Autistic Lives Matter

After reading about the possibilities of pre-natal autism screens on fetuses — and being deeply troubled by the glow of the Coke machine on the neon sign pointing to eugenics — I tweet-threaded a plea to expecting parents. Transcript follows. (TWs: abuse, ableism, judgment.)

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Take Me Down to the Autism City

First, a screenshot of the cityofautism.com front page:

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And my response, via the site’s contact form:

Greetings and felicitations, City of Autism. I’m an autistic adult and real-life superhero. I feel that I must inform you that you have rubbed an awful lot of fur the wrong way among the autistic community on social media.

There’s a chronic problem with the way autism is being represented, by everyone from parents to psychologists, even to so-called “charities” which purport to be supporters of autists but are merely making the problem worse. The problem is this: None of these entities have even tried to talk to, let alone listen to, autistic adults. Please do not dismiss this message on the misconception that autistic people are unable to communicate. The fact of the matter is, autistic people are perfectly capable of communicating; we just do it a little differently, and the person on the receiving end has to have the patience to understand *us.* It’s an ongoing struggle, but every minute of every day, we support each other through social media and in real-world groups, discussing the uncountable ways that society gets autism all wrong (often because too many misrepresentations, misconceptions, and misapprehensions are being fed to them by non-autistic people who have never bothered to converse with autistic people). More importantly, we discuss ways to set the record straight no matter how much time it’s liable to take.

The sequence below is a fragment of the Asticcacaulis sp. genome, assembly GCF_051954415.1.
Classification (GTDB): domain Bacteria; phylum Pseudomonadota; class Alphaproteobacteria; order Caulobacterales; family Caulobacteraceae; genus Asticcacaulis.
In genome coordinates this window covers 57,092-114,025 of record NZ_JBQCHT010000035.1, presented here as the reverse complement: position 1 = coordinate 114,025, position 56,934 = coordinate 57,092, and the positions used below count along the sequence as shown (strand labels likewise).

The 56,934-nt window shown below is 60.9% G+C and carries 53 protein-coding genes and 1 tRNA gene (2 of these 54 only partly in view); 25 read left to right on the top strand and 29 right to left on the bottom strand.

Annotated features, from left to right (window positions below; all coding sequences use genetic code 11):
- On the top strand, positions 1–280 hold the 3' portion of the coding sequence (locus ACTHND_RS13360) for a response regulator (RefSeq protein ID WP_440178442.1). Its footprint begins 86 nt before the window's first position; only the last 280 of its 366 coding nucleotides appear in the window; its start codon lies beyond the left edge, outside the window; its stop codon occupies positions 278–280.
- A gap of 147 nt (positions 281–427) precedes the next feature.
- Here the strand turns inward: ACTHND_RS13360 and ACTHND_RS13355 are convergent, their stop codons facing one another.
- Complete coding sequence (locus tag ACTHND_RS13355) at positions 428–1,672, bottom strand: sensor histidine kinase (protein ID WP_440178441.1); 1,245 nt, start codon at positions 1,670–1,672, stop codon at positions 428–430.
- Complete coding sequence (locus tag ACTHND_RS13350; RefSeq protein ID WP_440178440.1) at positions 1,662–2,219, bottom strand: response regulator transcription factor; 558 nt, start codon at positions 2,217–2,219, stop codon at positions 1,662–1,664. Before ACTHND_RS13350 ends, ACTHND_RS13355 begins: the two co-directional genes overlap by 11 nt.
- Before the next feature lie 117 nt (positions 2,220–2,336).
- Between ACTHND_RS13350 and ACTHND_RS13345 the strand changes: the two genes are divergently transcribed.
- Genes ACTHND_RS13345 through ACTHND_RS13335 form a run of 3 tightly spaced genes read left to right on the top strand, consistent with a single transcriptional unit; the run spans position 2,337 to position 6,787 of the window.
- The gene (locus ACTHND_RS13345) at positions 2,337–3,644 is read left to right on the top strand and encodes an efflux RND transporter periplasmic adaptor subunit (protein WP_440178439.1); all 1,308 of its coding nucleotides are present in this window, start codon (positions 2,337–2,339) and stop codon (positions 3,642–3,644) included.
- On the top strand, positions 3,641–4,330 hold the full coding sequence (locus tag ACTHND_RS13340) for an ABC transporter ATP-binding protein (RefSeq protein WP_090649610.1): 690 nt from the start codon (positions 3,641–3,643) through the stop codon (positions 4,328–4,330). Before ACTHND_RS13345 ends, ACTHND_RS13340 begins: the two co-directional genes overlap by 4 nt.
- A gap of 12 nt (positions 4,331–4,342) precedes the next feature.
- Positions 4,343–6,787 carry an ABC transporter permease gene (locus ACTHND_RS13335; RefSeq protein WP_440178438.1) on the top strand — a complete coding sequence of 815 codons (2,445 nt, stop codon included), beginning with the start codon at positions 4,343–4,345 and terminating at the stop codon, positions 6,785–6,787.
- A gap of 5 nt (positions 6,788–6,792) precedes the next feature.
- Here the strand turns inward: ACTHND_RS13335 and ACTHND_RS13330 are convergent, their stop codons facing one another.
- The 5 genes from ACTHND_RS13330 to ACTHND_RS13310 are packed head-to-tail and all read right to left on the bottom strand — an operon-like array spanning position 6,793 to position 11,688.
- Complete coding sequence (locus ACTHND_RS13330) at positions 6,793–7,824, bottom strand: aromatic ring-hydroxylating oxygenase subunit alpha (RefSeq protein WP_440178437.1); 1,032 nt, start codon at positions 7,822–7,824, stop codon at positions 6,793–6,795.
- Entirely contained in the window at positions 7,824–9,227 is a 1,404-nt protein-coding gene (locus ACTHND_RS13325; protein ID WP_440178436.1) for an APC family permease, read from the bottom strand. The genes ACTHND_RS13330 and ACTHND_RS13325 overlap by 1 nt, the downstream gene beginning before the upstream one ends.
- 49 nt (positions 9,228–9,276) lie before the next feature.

I and a lot of my fellow autists would be more than pleased to enlighten you further if you want to learn the exact reasons why the world can be such a difficult place for us. But at the end of the day, we don’t want to be regarded as zoo specimens any longer; we want to be regarded as people. We are human beings. We have important contributions to make to the world, and we want to be treated as such.

Therefore I urge you to engage with autistic activists on social media — there are many hundreds of us on Twitter and Facebook especially — so that you can learn more about us and the reasonably successful lives we lead. But please, please, please, hear what we have to say, and limit what you say *about* us before you’ve spoken *with* us. We all have stories about our autistic lives and our ongoing battle to be accepted as part of the human race, and I think you will find it quite enlightening.